I'm writing from personal experience because in 2015 we took the plunge on an ex-rental 2010 Ford Transit Euro Tourer van-conversion motorhome from Apollo. Priced around $45,000, from memory it had about 248,000 km on the clock. It was in what I’d call 'honest' condition and came with a potted service history that showed it had certainly done laps of Australia. A new equivalent at the time was probably around $120,000 and so the usage trade-off seemed a reasonable deal.
The Transit is well equipped with dual airbags, anti-lock brakes, traction control, stability control, cab air-conditioning, power steering, electric windows and mirrors, cruise control and a decent sound system. Powered by a gutsy 2.4-litre turbo diesel driving through a 6-speed manual gearbox (there was no auto-option with Transit at the time), it drove well from the outset and continues to do so; now having covered some 315,000 mechanically trouble-free kilometres.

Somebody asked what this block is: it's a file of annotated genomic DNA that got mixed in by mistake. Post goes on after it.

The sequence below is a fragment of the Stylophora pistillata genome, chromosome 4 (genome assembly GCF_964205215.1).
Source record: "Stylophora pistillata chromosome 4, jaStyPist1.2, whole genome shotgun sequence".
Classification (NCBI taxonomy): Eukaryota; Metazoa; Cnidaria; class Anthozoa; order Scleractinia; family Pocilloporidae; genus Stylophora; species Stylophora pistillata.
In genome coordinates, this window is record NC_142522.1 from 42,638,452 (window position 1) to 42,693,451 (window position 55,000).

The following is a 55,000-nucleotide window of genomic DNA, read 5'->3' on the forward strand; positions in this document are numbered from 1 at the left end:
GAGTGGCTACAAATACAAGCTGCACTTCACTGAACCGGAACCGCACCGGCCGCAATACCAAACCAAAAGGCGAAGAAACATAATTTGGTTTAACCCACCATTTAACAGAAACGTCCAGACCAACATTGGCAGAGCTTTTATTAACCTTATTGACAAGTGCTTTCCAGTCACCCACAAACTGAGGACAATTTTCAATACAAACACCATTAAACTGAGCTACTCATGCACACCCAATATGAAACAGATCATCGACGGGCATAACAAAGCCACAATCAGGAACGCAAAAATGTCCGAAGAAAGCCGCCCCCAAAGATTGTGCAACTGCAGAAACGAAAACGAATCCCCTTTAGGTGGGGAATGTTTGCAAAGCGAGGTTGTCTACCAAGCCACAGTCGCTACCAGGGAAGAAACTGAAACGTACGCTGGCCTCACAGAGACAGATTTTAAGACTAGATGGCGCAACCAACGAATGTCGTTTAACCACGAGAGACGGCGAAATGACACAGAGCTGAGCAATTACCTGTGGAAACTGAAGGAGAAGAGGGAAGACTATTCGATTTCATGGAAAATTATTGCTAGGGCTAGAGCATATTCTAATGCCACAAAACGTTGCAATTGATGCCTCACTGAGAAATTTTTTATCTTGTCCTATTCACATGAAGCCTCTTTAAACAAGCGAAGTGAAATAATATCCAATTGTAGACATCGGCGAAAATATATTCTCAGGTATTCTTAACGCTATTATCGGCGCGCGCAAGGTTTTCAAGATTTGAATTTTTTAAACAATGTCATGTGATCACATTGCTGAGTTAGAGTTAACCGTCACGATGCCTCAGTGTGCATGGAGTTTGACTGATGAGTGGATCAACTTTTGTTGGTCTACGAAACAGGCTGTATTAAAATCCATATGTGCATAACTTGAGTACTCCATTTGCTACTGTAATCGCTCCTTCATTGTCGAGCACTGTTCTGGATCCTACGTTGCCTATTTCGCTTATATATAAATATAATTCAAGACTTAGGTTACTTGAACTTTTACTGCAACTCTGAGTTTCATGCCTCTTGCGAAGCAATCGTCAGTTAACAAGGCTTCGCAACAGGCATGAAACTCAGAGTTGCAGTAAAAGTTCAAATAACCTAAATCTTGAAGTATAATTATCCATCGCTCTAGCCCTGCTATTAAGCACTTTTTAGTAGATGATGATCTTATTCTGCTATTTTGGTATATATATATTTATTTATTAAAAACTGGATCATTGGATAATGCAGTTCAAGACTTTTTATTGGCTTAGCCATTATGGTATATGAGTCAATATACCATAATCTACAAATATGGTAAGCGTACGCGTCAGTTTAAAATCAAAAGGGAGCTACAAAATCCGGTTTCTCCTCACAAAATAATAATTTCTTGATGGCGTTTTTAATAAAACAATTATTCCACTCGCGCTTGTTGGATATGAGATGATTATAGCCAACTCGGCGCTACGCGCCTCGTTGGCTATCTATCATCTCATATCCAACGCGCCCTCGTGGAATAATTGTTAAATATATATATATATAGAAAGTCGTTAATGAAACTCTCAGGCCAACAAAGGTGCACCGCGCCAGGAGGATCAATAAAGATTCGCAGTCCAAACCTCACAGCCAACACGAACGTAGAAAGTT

The Apollo interior conversion is basic but liveable, but the thing to remember with rental motorhomes is they are built to withstand the casual indifference of customers over many kilometres. That means whilst they mightn’t look flash inside, they are sturdily built. The fit-out includes a compact wet bathroom with cassette toilet and shower, three-burner LPG cooktop, rangehood, single sink with flick-mixer tap, microwave, 80-litre under-bench compressor fridge, air-conditioning with heater, an LPG-only hot water system and a single, 100 amp-hour house battery. It also came with 80-litre fresh and grey water tanks.
What it didn’t come with was LED interior lighting, an awning (apparently renters struggle with them), swivelling cab seats or a mains water connector. We also found that despite the best efforts of the pre-delivery cleaner we needed to give it a thorough detailing plus a good going-over to tighten door hinges and the like.